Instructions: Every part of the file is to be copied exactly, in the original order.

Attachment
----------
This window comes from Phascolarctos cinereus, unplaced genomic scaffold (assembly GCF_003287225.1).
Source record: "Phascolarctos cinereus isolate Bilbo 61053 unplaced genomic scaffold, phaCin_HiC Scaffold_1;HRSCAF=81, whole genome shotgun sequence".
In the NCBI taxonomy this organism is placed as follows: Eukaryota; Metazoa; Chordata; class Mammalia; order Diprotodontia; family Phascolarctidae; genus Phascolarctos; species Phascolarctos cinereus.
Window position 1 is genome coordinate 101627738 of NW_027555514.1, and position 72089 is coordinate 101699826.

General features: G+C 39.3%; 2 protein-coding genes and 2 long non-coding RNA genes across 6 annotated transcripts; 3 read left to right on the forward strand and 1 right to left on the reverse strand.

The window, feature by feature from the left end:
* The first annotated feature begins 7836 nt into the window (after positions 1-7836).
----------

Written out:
This window comes from Phascolarctos cinereus, unplaced genomic scaffold (assembly GCF_003287225.1).
Source record: "Phascolarctos cinereus isolate Bilbo 61053 unplaced genomic scaffold, phaCin_HiC Scaffold_1;HRSCAF=81, whole genome shotgun sequence".
In the NCBI taxonomy this organism is placed as follows: Eukaryota; Metazoa; Chordata; class Mammalia; order Diprotodontia; family Phascolarctidae; genus Phascolarctos; species Phascolarctos cinereus.
Window position 1 is genome coordinate 101627738 of NW_027555514.1, and position 72089 is coordinate 101699826.

General features: G+C 39.3%; 2 protein-coding genes and 2 long non-coding RNA genes across 6 annotated transcripts; 3 read left to right on the forward strand and 1 right to left on the reverse strand.

The window, feature by feature from the left end:
* The first annotated feature begins 7836 nt into the window (after positions 1-7836).